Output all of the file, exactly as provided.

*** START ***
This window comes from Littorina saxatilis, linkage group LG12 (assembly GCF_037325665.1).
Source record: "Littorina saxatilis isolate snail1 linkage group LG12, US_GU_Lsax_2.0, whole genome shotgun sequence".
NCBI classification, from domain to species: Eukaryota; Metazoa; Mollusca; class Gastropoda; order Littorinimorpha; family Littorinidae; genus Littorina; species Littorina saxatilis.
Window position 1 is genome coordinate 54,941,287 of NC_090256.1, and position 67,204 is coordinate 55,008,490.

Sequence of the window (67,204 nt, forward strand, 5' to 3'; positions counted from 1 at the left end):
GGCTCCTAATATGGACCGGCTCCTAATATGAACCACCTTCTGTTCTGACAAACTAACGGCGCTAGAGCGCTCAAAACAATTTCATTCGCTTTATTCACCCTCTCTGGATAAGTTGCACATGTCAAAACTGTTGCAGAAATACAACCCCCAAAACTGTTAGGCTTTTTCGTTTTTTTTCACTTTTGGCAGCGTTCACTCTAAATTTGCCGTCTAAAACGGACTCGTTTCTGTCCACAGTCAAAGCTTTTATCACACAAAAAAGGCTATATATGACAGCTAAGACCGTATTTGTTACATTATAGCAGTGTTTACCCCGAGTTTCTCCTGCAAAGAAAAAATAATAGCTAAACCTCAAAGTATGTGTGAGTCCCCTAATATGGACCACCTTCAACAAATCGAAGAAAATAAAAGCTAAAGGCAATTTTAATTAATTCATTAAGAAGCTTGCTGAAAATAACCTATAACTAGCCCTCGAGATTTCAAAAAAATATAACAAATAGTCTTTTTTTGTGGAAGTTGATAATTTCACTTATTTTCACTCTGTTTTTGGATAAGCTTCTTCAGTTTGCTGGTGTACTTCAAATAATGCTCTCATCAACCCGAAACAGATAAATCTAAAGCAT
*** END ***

This window comes from Littorina saxatilis, linkage group LG12 (assembly GCF_037325665.1).
Source record: "Littorina saxatilis isolate snail1 linkage group LG12, US_GU_Lsax_2.0, whole genome shotgun sequence".
NCBI classification, from domain to species: Eukaryota; Metazoa; Mollusca; class Gastropoda; order Littorinimorpha; family Littorinidae; genus Littorina; species Littorina saxatilis.
Window position 1 is genome coordinate 54,941,287 of NC_090256.1, and position 67,204 is coordinate 55,008,490.

Sequence of the window (67,204 nt, forward strand, 5' to 3'; positions counted from 1 at the left end):
GGCTCCTAATATGGACCGGCTCCTAATATGAACCACCTTCTGTTCTGACAAACTAACGGCGCTAGAGCGCTCAAAACAATTTCATTCGCTTTATTCACCCTCTCTGGATAAGTTGCACATGTCAAAACTGTTGCAGAAATACAACCCCCAAAACTGTTAGGCTTTTTCGTTTTTTTTCACTTTTGGCAGCGTTCACTCTAAATTTGCCGTCTAAAACGGACTCGTTTCTGTCCACAGTCAAAGCTTTTATCACACAAAAAAGGCTATATATGACAGCTAAGACCGTATTTGTTACATTATAGCAGTGTTTACCCCGAGTTTCTCCTGCAAAGAAAAAATAATAGCTAAACCTCAAAGTATGTGTGAGTCCCCTAATATGGACCACCTTCAACAAATCGAAGAAAATAAAAGCTAAAGGCAATTTTAATTAATTCATTAAGAAGCTTGCTGAAAATAACCTATAACTAGCCCTCGAGATTTCAAAAAAATATAACAAATAGTCTTTTTTTGTGGAAGTTGATAATTTCACTTATTTTCACTCTGTTTTTGGATAAGCTTCTTCAGTTTGCTGGTGTACTTCAAATAATGCTCTCATCAACCCGAAACAGATAAATCTAAAGCAT